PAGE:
The startup called Juno that sought to establish itself as a competitor to Uber is no longer doing business in New York.
The company had billed itself as a "kinder" and "gentler" way to get a ride - and as we all know, "kind" and "gentle" gets you precisely nowhere in downtown Manhattan.
The company is now inviting its users to join Lyft, Bloomberg reports. Juno is owned by Gett Inc., which is a Tel Aviv based ride-hailing company that spent $200 million to acquire Juno in 2017.
On Monday, Gett said that it was shutting down Juno and was instead starting a partnership with Lyft, which will allow Gett's clients to get rides by Lyft through its app beginning next year.
The company said that more focus on its corporate clients and “misguided regulations” on ride-hailing companies in New York City were to blame for it shutting down. Gett's CEO, Dave Waiser, said: “This development reinforces Gett's strategy to build a profitable company focused on the corporate transportation sector, a market worth $1 trillion each year."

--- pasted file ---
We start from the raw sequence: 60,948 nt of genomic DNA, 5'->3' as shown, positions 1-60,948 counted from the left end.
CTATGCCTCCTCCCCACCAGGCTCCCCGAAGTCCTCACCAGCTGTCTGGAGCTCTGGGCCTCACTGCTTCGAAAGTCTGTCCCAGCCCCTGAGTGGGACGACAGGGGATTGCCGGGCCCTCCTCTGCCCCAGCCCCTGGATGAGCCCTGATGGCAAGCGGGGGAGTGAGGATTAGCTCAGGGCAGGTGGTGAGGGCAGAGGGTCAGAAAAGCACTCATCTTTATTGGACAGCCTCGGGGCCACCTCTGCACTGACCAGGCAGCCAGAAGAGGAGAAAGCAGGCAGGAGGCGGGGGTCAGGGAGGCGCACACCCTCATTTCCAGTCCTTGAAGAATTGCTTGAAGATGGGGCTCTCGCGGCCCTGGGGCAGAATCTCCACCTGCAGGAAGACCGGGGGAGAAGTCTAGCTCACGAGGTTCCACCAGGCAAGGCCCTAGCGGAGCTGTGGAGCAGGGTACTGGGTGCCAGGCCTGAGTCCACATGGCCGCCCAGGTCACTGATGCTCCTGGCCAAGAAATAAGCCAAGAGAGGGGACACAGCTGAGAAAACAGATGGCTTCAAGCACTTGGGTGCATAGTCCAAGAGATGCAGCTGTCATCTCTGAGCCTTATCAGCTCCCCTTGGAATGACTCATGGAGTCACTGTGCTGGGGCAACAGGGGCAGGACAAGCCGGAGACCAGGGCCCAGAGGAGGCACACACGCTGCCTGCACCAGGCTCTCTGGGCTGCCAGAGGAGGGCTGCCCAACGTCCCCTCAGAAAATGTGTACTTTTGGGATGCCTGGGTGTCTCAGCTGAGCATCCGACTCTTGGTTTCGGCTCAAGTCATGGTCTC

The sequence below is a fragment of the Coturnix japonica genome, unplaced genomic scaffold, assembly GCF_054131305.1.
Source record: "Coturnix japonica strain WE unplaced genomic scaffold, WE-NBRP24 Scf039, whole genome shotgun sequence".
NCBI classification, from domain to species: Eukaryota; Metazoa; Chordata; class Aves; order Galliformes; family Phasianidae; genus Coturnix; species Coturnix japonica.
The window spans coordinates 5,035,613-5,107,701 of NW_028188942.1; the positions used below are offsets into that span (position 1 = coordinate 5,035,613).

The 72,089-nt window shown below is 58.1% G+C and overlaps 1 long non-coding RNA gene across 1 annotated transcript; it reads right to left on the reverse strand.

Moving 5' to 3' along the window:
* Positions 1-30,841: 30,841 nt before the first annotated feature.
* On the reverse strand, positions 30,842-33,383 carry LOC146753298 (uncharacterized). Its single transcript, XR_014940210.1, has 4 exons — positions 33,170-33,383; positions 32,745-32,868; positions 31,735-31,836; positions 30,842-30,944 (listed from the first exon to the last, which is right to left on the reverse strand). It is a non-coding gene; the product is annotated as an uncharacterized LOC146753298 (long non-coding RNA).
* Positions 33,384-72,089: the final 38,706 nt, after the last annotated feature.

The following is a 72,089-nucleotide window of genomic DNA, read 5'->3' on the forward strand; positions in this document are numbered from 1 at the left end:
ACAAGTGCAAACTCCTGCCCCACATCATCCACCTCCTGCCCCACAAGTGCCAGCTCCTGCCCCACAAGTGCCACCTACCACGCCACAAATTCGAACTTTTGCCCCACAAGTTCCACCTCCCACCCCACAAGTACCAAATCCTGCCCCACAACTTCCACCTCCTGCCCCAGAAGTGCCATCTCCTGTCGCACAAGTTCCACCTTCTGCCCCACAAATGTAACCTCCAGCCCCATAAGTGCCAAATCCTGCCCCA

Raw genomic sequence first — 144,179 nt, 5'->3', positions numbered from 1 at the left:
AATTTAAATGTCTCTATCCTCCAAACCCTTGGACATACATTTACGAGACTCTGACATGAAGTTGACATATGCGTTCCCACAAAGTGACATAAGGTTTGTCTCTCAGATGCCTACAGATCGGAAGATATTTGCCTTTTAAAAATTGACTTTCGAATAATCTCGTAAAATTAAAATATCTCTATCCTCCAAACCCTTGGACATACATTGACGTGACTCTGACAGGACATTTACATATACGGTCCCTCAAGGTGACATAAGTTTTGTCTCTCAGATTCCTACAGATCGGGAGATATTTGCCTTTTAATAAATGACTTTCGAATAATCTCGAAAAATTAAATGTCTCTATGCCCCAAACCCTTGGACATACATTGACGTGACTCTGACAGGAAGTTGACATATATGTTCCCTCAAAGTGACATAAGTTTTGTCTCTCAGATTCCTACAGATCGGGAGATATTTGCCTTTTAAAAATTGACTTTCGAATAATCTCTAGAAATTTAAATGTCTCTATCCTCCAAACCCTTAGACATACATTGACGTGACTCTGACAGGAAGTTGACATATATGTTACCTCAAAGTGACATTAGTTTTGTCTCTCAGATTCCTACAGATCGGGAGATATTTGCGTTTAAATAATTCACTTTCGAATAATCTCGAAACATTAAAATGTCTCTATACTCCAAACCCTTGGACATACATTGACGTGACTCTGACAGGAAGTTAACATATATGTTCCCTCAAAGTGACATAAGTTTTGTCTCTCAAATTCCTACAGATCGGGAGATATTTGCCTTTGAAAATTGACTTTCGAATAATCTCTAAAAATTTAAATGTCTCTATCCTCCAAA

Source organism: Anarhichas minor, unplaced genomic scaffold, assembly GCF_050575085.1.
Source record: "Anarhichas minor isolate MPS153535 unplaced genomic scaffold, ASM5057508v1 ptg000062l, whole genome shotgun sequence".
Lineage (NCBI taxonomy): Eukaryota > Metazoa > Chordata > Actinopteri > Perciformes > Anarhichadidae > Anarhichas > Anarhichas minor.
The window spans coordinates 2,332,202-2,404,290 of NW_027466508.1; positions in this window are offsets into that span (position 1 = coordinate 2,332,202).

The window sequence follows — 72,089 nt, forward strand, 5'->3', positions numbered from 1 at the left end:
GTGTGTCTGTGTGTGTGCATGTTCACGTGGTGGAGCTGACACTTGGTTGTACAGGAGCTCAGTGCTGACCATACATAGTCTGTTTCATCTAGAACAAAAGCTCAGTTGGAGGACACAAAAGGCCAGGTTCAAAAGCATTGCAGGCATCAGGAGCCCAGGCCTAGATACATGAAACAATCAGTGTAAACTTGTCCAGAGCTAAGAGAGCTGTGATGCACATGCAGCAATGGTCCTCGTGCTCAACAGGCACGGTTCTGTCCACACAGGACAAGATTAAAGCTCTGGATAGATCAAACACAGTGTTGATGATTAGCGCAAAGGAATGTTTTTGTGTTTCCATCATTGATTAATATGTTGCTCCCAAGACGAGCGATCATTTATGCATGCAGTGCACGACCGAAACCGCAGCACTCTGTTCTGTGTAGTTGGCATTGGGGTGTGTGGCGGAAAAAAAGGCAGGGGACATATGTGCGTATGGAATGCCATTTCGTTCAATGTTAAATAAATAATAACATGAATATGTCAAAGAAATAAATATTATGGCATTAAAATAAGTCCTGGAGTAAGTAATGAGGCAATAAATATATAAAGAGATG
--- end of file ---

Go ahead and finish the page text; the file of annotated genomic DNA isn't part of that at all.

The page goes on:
The company was formerly thought to be a formidable competitor to Uber in the busy New York City market. It launched billing itself as a driver-friendly alternative to Uber and offered equity packages to its drivers, promising that they would be able to share in the wealth if the company made it big.
Payouts to drivers "did not materialize" after the company's sale to Gett, which is now valued at $1.5 billion. The company has raised more than $800 million from investors and had mulled a sale of Juno - obviously unsuccessfully - last summer.